Building a dynamic and diverse community that is the regional center for culture, commerce and entertainment. #DowntownSLC
Something new has taken center stage downtown. In its first months of existence, the state-of-the-art Eccles Theater has already sold 320,000 tickets for shows ranging from The Lion King, Jay Leno and The Book of Mormon to David Sedaris, Bill Maher and Kenny Rogers. drawing people and business into the entire downtown district, attracting its audiences to explore the area, get to know it and stick around a while.
“In our initial discussions, we expected a certain number of shows at the theater,” explains Steve Boulay, COO of MagicSpace Entertainment, the company that has partnered with the Eccles to present and produce the theater’s shows. “But in the first nine months of operations, the Eccles Theater has exceeded our hopes for programming, attendance and economic impact.”
Performing arts often require an ongoing stream of donations and funding to get by—even in Utah, the state with the highest percentage of its population attending performing arts shows. “But the Eccles theater funds itself, full boat,” confirms Boulay. Beyond funding itself, the theater is a “shot of caffeine that woke up our downtown,” says Salt Lake County Mayor Ben McAdams. “When people saw the investment that was being made in that theater, others were willing to follow suit and make a similar investment with housing, restaurants and other businesses. It’s more than a cultural offering. It’s a catalyst, an economic driver.” Ticket sales themselves have brought an off-the-charts $21.5 million in revenue, plus $1.3 million in sales tax revenue, plus millions more in local advertising dollars, and pay for stagehands, wardrobe staff and theater employees. The exact infusion of extra revenue into surrounding downtown businesses is tough to track, but local business owners confirm the difference is night and day. “You can just draw a straight line in our case, connecting show nights with the kind of business we do. It’s a direct correlation—we’re abnormally busy till curtain time, and then we resume regular business after that. We definitely feel the effects, in a positive way,” says Rich Parrent, owner and manager of Martine Café. “I actually put a calendar in the kitchen with every Eccles show on it, so we can staff accordingly.”
There aren’t just more people in dining booths and barstools downtown—there are new people. Fresh faces queuing up at the ticket office and strolling around with friends and family before and after each show. “An average of 50 percent of the audience in any given Eccles show is attending their first show there. That’s an incredible number of new patrons,” says Boulay. The theater’s colorful mix of show types draw those who already self-identified as Broadway fans—as well as the fans of the musicians who perform there, the science enthusiasts who flock to see Neil deGrasse Tyson, the kids who come for Cinderella, the comedy lovers who come for an evening of standup. To come to the Eccles, people don’t need to self-identify as “arts patrons.” They’re families, people from the suburbs and people who drove half a day to come for a show. Mayor McAdams calls the Eccles a “gateway to the other arts offerings here in Utah. People who may not attend performances frequently might go to the Eccles and then try other venues. They might try the symphony, or go to Pioneer Theatre or Capitol Theatre.” When theatergoers come to a show, it sparks new ideas and an interest in coming back to downtown. They figure out parking, learn which TRAX line to take, try out a new restaurant, and notice businesses they may not have seen if they haven’t strolled the area in a while. “It’s fun,” says Parrent. “A lot of new people are coming in to Martine, and with the theater, we’re getting people who may not have tried a downtown dining experience before. It’s a great thing to get new customers, and it’s even better to show newcomers what it’s like to enjoy an independent downtown restaurant.”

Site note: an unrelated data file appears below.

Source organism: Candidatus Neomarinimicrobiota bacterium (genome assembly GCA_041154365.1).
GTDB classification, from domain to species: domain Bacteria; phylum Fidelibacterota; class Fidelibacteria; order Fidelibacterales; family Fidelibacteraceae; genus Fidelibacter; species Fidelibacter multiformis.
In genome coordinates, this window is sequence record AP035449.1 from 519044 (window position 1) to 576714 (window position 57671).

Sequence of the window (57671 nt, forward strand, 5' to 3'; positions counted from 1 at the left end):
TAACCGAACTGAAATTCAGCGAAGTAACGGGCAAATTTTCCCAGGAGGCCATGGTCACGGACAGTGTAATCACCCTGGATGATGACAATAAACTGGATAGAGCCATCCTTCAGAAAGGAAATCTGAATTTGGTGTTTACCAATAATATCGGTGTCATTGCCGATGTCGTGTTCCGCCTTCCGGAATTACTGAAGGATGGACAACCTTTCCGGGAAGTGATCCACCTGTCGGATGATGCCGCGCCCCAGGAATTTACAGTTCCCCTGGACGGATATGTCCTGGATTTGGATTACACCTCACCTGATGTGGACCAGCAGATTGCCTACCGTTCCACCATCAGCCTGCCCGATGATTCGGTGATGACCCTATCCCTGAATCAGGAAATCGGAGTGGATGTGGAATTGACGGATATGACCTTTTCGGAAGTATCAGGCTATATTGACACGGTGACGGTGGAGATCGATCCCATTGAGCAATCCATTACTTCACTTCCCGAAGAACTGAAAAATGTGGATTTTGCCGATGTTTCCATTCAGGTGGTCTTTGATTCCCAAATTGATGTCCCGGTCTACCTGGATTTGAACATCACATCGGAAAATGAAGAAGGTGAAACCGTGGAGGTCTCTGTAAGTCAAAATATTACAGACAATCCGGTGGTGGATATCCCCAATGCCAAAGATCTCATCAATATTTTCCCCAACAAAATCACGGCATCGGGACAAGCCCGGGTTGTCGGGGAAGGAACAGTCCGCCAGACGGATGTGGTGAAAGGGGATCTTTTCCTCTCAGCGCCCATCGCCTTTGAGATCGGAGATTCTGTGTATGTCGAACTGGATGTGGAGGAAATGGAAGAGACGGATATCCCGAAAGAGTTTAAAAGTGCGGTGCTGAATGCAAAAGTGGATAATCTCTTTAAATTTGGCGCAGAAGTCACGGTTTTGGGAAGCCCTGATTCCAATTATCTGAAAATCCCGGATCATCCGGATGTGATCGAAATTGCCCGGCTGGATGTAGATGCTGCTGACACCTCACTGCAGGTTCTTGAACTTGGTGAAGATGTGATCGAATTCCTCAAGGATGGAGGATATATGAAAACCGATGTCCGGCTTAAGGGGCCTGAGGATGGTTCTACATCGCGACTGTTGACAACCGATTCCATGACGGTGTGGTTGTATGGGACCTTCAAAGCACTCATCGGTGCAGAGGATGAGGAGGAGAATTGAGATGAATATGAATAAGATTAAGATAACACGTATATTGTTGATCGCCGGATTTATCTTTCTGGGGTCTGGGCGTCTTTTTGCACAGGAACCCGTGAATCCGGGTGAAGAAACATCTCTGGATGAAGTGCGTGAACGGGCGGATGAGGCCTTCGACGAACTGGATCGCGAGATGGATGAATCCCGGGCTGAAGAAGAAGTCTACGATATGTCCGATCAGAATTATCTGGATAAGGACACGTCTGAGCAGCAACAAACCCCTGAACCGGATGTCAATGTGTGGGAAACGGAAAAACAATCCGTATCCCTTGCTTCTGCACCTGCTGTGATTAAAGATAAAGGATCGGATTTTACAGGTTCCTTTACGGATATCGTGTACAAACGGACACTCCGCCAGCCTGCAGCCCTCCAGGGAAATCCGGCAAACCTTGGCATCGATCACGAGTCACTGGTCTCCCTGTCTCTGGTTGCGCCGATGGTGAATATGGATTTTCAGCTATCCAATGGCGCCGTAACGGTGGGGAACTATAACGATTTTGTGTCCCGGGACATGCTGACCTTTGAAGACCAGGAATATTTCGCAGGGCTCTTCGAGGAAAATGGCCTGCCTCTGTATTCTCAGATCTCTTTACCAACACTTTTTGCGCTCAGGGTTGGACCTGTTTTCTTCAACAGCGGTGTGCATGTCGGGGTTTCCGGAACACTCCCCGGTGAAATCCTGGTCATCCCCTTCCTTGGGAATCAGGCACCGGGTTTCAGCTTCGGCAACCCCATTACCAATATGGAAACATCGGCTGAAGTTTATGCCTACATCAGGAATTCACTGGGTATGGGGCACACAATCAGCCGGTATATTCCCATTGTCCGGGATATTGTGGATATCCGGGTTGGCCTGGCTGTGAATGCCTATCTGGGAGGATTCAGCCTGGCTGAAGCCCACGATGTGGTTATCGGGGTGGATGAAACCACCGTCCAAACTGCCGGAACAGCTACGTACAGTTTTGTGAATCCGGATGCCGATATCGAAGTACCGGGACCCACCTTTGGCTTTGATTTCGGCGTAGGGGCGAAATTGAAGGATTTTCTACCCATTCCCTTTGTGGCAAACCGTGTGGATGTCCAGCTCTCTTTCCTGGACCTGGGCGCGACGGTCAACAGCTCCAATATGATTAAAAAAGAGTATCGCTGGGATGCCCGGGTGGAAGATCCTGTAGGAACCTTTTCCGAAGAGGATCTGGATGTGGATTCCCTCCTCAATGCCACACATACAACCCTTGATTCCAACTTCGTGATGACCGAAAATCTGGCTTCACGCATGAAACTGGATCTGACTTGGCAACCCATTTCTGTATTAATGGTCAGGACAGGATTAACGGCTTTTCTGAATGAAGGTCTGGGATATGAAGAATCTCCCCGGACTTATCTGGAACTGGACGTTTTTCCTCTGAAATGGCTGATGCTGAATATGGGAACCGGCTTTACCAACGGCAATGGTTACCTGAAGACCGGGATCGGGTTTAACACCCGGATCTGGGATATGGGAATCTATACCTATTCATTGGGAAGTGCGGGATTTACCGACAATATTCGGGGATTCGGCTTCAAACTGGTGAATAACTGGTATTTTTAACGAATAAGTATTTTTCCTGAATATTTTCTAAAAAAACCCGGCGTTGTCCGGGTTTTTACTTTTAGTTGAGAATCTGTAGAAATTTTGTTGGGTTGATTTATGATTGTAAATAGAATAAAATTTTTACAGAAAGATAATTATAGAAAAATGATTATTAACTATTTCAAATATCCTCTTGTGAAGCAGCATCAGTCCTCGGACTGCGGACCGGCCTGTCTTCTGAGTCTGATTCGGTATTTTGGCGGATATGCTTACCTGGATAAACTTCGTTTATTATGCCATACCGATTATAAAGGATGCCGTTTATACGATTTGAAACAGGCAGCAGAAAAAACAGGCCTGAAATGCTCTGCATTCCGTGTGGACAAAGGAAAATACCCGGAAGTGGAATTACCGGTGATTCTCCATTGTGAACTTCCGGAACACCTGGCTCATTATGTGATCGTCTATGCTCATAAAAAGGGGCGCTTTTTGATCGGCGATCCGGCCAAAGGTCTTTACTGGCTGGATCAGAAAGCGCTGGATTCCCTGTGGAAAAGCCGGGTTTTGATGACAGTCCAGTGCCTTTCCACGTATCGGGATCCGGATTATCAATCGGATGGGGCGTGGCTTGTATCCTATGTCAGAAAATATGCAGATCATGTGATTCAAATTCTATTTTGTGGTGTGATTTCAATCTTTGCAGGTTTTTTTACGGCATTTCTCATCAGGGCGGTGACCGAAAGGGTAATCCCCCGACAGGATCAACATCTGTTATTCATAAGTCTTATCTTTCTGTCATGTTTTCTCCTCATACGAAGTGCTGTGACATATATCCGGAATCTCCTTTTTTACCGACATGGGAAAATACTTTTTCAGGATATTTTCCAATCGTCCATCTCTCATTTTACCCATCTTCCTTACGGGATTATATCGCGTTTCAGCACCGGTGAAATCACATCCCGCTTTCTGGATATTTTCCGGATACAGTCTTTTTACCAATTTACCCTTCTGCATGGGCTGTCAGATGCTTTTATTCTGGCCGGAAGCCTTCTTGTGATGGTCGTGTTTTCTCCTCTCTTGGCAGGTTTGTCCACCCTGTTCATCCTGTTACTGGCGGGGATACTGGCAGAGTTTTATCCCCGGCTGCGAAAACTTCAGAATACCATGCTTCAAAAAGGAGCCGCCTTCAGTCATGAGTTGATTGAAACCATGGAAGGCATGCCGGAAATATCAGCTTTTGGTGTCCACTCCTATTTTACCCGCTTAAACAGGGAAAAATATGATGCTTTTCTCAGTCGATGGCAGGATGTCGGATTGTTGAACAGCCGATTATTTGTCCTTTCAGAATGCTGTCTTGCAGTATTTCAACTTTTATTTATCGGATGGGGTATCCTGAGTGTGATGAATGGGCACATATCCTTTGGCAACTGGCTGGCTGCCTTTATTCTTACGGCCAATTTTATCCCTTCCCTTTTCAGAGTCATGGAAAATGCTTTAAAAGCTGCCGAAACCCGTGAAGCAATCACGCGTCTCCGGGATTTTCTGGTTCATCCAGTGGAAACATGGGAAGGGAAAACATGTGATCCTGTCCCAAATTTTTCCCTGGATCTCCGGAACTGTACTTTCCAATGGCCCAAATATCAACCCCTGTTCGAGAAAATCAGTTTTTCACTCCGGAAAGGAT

School-aged kids line up for matinee shows. Friends pose for photos in the theater lobby. Bartenders ask guests about the evening’s performance. Restaurant servers keep showtimes in mind when they bring a check to a table. Couples stroll to the City Creek Center fountain after a performance. The Eccles has found its place as a day-to-day figure amid downtown comings and goings. “Martine’s doing what we’ve always done before, but now that the Eccles is here, it’s become part of who we are,” says Parrent. “Being next door during the theater construction was really hard. But this is the payoff. This is what we waited for.”
The theater has just announced its Broadway shows for the upcoming year—with hotly anticipated heavyweights like Hamilton and Phantom of the Opera on the calendar. There’s already a waiting list for season tickets, which is something both theatergoers and businesses should smile about. It means Salt Lake has fully embraced its new performing-arts player. And the rising tide will lift every (show) boat with it.